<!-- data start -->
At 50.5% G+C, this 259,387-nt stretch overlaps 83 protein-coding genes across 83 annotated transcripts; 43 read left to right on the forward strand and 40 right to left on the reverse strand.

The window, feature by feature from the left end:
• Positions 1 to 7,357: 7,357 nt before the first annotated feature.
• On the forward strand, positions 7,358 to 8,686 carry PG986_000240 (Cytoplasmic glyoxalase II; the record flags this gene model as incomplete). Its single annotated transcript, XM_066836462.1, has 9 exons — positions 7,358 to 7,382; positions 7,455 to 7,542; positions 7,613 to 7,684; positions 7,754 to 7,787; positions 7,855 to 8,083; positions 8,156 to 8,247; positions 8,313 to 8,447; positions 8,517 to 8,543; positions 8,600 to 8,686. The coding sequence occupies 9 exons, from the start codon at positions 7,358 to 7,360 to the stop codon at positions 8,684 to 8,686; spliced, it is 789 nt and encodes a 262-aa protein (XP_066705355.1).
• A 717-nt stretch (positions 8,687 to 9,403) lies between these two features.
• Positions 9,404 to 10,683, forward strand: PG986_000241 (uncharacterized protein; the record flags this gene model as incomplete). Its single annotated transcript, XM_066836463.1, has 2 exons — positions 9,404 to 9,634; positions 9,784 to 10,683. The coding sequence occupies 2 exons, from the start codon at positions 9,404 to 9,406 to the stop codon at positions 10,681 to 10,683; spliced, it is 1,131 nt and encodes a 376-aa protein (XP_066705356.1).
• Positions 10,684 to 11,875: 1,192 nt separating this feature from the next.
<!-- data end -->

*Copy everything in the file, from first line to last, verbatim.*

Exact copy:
At 50.5% G+C, this 259,387-nt stretch overlaps 83 protein-coding genes across 83 annotated transcripts; 43 read left to right on the forward strand and 40 right to left on the reverse strand.

The window, feature by feature from the left end:
• Positions 1 to 7,357: 7,357 nt before the first annotated feature.
• On the forward strand, positions 7,358 to 8,686 carry PG986_000240 (Cytoplasmic glyoxalase II; the record flags this gene model as incomplete). Its single annotated transcript, XM_066836462.1, has 9 exons — positions 7,358 to 7,382; positions 7,455 to 7,542; positions 7,613 to 7,684; positions 7,754 to 7,787; positions 7,855 to 8,083; positions 8,156 to 8,247; positions 8,313 to 8,447; positions 8,517 to 8,543; positions 8,600 to 8,686. The coding sequence occupies 9 exons, from the start codon at positions 7,358 to 7,360 to the stop codon at positions 8,684 to 8,686; spliced, it is 789 nt and encodes a 262-aa protein (XP_066705355.1).
• A 717-nt stretch (positions 8,687 to 9,403) lies between these two features.
• Positions 9,404 to 10,683, forward strand: PG986_000241 (uncharacterized protein; the record flags this gene model as incomplete). Its single annotated transcript, XM_066836463.1, has 2 exons — positions 9,404 to 9,634; positions 9,784 to 10,683. The coding sequence occupies 2 exons, from the start codon at positions 9,404 to 9,406 to the stop codon at positions 10,681 to 10,683; spliced, it is 1,131 nt and encodes a 376-aa protein (XP_066705356.1).
• Positions 10,684 to 11,875: 1,192 nt separating this feature from the next.